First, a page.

After the central bank wrapped up its final policy-making meeting of the year yesterday, it decided to keep the rediscount rate at a record low 1.625 percent in an effort to stimulate the economy.
The rediscount rate is the rate charged to commercial banks for 10-day loans. The central bank also maintained its secured loan rate at 2 percent and its unsecured loan rate at 3.875 percent.
At a press conference held immediately after the meeting, central bank Governor Perng Fai-nan (彭懷南) said he expects the nation's economy to grow 3.43 percent and consumer prices to rise 0.35 percent next year.
Asked why the central bank's economic forecast next year is better than the 3.38 percent predicted by the Directorate General of Budget, Accounting and Statistics, Shih Yen (施燕), director general of the central bank's economic research department, said the bank expects Taiwan's exports to continue to expand and domestic demand to improve.
He said the likelihood of US military action against Iraq and a potential spike in oil prices could lower the GDP by 0.2 percent.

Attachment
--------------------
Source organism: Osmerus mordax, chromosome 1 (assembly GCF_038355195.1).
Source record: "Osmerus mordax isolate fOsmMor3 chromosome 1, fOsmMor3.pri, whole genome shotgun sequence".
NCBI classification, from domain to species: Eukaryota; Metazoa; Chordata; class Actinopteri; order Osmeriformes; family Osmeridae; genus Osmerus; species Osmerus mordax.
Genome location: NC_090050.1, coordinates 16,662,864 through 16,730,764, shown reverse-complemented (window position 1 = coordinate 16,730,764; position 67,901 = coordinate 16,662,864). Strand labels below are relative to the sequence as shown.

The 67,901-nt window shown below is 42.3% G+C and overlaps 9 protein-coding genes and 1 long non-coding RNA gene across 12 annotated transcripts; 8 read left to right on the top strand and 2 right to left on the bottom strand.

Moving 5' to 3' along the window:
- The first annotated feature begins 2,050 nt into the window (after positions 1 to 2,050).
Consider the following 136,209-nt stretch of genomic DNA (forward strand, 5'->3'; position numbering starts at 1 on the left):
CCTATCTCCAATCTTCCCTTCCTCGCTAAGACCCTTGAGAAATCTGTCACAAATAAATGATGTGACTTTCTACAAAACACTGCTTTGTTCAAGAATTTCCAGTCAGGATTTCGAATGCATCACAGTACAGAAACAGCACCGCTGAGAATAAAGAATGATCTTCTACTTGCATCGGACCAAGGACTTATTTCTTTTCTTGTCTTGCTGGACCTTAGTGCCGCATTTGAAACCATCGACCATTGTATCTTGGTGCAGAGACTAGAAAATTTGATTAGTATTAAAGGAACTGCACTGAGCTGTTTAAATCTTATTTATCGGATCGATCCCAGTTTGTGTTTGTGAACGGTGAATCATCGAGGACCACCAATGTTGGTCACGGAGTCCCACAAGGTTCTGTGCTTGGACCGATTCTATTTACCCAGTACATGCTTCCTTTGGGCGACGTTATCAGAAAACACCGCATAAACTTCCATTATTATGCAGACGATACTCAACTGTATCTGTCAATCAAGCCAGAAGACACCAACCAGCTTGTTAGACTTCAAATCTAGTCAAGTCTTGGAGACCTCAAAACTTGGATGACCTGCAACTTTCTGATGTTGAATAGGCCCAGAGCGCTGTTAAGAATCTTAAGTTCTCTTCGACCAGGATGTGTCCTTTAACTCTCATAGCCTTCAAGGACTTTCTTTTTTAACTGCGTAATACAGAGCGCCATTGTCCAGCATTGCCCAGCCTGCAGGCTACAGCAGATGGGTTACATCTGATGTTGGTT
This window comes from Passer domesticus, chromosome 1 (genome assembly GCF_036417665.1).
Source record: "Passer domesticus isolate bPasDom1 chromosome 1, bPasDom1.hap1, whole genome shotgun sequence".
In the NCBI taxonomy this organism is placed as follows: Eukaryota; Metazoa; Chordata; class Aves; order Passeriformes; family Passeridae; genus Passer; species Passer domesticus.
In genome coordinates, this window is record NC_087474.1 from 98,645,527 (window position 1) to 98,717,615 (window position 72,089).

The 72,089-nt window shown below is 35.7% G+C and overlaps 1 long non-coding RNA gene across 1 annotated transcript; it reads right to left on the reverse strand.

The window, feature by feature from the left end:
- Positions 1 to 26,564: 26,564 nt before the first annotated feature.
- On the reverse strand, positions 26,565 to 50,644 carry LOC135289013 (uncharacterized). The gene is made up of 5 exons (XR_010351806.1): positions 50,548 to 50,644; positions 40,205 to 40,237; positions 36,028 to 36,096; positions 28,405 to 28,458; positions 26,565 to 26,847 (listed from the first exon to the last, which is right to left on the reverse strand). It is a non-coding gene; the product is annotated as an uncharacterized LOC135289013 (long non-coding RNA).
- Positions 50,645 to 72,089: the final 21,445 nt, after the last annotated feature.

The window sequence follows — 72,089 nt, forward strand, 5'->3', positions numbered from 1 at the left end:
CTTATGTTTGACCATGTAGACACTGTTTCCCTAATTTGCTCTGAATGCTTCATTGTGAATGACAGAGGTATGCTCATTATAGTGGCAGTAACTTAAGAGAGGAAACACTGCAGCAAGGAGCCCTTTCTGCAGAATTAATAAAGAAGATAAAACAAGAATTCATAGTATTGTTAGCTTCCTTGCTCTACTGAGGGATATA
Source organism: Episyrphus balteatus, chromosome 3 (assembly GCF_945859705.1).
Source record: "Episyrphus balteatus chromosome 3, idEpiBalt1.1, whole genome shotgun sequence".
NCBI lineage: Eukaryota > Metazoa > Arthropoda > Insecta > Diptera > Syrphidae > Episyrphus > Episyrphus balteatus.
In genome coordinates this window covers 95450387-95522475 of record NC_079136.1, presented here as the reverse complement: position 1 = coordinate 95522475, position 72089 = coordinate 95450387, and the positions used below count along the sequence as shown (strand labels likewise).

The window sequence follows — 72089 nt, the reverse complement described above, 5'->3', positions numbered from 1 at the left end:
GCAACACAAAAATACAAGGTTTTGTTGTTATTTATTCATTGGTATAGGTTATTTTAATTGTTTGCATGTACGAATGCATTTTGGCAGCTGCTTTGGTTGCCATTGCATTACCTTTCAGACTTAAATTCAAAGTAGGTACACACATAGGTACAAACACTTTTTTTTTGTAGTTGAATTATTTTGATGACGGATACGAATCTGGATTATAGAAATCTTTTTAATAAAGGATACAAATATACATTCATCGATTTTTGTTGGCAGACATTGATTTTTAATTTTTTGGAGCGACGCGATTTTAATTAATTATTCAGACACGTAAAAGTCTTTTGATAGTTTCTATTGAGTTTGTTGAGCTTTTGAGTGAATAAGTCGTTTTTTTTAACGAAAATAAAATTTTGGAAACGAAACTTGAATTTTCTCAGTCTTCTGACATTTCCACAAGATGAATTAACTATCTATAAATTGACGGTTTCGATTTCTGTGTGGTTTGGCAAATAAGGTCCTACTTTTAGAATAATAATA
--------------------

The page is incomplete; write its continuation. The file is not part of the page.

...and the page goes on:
Taiwan, which is recovering from its worst economic slump in decades, is counting on rising exports to China and the US to reach 3.38 percent economic growth this year.
Low interest rates are helping to keep the New Taiwan dollar from rising, making exports more competitive.
The local currency has fallen 3.6 percent against its US counterpart in the last six months, making it the worst-performer in the region.
Perng said he the unit has been relatively stable against the greenback, adding that the central bank will intervene if currency fluctuations become too erratic.
"The exchange rate of the NT dollar should reflect the nation's economic fundamentals," Perng said.
The central bank has lowered its benchmark interest rate 14 times since December of last year. Banks, nevertheless, have been reluctant to lend in an effort to lower bad-loan ratios. Loans by banks fell in November compared to the same month last year, the central bank said.
"The interest-rate policy is not very effective now because of the credit crunch," said Franklin Poon, an economist at ABN Amro Asia Ltd. "In terms of the economic outlook, it all depends on external factors."
The central bank also predicts that the money supply will increase 3 percent and 7 percent next year as more capital is channeled into bonds instead of stocks.
This is the first time that the central bank has included bond funds in the money-supply forecast.
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